|• Winter 2004||Magazine Archive & Search • Muhlenberg Home|
By Jennifer M. Marangos
Some relationships are complicated and some can be summed up in a single word.
And, in this particular case, that word is “science.”
At least according to Jim Yergey ’70, who says that’s the reason so many Muhlenberg alumni, like himself, are attracted to careers with Merck & Co., Inc. The research-driven pharmaceutical products and services giant has facilities in 37 countries around the world and maintains its global headquarters in Whitehouse Station, N.J.
In all, 63 ’Berg alums and 14 ’Berg parents are employed by Merck and a good number of them, like Jim, were chemistry majors at Muhlenberg.
“There is an excellent scientific environment at Merck,” explains Yergey, who is director of drug metabolism, working out of Merck’s West Point site. “There are not a lot of industries or companies out there that have such a breadth of use of science.
“Merck uses everything from chemical engineers to biologists of every flavor, chemists of every flavor. There is a broad base of scientific need,” he says.
Yergey joined Merck in 1989 and started his Merck career at the company’s Montreal facility.
“I met someone from Merck at a scientific conference who was very excited about what Merck was doing in terms of the discovery of new drugs,” recalls Jim, who was working for the National Institutes of Health (NIH) at the time. “He invited me to do a seminar (at Merck). I was interested in a career move and they were doing some interesting things. I have been asthmatic since I was a teenager and when I joined Merck, the first project I was involved in was the discovery of the asthma drug Singulair.”
Though the company’s work is certainly science-based, it does attract students from other disciplines as well – including Jim Yergey’s wife, Naomi (Schenck) ’79.
Naomi Yergey, who was a psychology major at Muhlenberg, has been with Merck for 12 years and now serves as director for human resources, also working out of West Point. She, too, says that science is the tie that binds Merck employees together and the force that attracts ‘Berg grads to Merck.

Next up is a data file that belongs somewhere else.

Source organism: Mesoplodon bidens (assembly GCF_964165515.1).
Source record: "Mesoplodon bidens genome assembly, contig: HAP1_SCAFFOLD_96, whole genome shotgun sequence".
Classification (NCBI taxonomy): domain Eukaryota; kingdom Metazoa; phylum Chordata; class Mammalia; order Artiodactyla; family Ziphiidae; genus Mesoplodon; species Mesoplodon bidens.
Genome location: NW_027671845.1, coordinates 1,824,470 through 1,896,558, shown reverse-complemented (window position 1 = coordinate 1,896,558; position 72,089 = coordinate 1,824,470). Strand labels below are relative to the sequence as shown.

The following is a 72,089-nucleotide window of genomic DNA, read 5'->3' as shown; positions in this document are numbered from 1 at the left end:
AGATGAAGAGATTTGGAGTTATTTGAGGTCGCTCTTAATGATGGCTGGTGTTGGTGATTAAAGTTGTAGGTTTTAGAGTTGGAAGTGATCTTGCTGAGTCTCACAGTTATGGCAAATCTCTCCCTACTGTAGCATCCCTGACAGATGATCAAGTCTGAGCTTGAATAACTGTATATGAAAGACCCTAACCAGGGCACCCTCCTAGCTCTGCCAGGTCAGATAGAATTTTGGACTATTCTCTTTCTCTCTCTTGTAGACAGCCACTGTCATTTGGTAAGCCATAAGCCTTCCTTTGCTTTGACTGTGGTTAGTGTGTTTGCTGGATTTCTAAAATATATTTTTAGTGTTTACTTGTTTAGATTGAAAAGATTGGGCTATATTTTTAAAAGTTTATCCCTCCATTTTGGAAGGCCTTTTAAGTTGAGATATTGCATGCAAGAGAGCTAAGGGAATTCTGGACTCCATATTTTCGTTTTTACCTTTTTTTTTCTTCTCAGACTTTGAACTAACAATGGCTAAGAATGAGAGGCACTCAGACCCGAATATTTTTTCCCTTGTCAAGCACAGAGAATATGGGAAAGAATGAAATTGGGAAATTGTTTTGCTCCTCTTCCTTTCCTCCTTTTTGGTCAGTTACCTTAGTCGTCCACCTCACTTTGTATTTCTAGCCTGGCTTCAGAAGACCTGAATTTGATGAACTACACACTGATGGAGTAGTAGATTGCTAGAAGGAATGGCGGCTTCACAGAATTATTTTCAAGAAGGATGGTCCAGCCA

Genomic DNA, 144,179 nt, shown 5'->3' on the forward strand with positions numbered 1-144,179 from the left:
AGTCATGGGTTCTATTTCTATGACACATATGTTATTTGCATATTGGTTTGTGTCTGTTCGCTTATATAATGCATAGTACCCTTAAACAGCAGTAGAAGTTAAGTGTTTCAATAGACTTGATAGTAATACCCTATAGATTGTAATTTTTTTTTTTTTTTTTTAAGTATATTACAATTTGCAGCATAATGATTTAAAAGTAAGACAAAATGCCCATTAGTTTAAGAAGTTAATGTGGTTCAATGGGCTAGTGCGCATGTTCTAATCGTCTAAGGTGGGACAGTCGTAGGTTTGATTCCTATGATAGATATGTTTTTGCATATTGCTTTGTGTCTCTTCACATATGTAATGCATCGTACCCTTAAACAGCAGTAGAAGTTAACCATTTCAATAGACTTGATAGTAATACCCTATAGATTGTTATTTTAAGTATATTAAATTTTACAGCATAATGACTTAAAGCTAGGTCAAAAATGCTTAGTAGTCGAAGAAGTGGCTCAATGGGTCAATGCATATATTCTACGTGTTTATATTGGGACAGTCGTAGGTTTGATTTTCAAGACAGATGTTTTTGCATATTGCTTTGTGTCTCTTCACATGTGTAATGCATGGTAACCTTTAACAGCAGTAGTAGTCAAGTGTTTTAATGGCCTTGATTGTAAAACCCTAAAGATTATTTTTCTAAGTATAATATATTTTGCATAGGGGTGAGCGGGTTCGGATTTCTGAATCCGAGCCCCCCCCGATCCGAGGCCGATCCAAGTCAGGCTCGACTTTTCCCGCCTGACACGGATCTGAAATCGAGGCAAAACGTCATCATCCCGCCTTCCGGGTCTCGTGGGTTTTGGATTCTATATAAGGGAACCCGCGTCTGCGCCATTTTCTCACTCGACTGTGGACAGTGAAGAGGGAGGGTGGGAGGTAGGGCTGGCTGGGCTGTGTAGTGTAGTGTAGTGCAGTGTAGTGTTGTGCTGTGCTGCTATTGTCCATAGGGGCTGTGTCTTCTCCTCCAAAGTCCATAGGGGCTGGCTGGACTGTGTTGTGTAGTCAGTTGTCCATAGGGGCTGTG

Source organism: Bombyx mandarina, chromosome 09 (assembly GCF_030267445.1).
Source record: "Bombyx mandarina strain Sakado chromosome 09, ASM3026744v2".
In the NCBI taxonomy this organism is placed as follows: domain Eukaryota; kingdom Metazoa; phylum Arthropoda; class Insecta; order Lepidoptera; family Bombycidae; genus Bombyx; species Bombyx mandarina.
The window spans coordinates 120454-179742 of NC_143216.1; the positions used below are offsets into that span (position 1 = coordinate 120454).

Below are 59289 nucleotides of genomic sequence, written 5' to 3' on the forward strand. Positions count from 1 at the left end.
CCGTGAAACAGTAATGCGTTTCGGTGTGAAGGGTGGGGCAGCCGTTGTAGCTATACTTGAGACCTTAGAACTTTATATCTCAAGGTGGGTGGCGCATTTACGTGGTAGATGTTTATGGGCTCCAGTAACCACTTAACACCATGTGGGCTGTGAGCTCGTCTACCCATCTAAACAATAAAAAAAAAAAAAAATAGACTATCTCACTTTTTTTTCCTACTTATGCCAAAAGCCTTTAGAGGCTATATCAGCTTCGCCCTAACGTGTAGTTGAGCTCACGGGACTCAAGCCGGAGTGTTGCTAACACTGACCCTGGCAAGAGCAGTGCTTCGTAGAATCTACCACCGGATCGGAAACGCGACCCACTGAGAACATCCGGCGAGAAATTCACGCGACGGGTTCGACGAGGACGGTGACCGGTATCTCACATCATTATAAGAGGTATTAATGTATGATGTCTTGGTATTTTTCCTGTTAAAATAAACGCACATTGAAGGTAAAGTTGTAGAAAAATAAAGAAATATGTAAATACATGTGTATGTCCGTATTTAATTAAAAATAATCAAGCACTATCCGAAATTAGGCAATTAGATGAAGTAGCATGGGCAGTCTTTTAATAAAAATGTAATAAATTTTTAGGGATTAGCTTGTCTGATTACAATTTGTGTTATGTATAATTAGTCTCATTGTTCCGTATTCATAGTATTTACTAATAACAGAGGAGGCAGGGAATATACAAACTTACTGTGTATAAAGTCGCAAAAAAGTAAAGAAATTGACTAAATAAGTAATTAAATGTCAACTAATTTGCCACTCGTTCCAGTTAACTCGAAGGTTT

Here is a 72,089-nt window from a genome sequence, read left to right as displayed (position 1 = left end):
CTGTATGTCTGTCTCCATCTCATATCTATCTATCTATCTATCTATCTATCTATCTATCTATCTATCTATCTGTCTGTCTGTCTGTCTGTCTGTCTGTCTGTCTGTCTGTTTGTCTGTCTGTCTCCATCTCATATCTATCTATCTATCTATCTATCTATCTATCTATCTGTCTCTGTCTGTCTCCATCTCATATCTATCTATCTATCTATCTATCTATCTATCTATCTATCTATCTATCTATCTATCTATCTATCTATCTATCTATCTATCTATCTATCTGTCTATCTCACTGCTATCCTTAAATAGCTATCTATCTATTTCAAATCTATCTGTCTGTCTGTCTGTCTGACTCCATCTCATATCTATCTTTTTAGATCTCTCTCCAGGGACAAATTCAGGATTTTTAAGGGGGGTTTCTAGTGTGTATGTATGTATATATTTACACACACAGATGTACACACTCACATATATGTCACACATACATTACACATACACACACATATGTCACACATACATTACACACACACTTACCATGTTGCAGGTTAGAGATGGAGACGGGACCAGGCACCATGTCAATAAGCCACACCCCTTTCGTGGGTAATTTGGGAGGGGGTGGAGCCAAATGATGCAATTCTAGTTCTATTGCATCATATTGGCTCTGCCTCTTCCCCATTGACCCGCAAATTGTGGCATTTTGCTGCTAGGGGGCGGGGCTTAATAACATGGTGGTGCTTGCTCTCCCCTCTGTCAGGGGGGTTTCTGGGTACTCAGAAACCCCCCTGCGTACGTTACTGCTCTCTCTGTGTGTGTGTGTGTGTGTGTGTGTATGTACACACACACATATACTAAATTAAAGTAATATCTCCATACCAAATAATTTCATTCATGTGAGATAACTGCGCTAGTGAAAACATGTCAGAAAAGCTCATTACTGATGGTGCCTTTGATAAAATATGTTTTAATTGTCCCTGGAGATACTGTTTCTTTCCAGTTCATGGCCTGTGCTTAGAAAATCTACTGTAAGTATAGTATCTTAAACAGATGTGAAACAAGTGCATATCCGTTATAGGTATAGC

“Even outside of Merck Research Labs, there is an appreciation of science. People who have a bachelor’s or master’s degree in a particular scientific area find themselves at home in sales and marketing,” she says.
Katie (Clauss) Bustard ’99 is another alum who is finding herself at home at Merck’s West Point facility and another Berg graduate drawn to Merck because of science. A manufacturing associate, Bustard is part of a Merck team working to create a vaccine for the human papilloma virus. She joined the company in July 2002 after working as a teacher in the Pottstown and Cheltenham school districts.
“Merck was a big career change for me,” recalls Bustard, who was a biology and Russian studies double major at Muhlenberg and earned her science teaching certificate from Kutztown University. “I was returning to applied science and Merck’s reputation is outstanding in the whole pharmaceutical industry. I feel very lucky that with very little experience I could get a job here. I couldn’t be happier. I love what I do.”
Like Bustard, chemistry major Amanda (Switzer) Kacuba ’02 is a young Muhlenberg alumna who is happy to be building a career at Merck. She started her job as an associate analyst right after graduation. In fact, Kacuba knew she would be working for Merck well before she ever put on her cap and gown.
“I had the offer in April (of my senior year) and I started right out of school,” says Kacuba, who lives in Telford, Pa. “I got set up with Merck when the chemistry department brought in a representative from Merck to try to establish a relationship with the company. That individual came in and spoke about research he had done.
“The pharmaceutical industry is a great direction to go for someone with a chemistry degree,” she adds.
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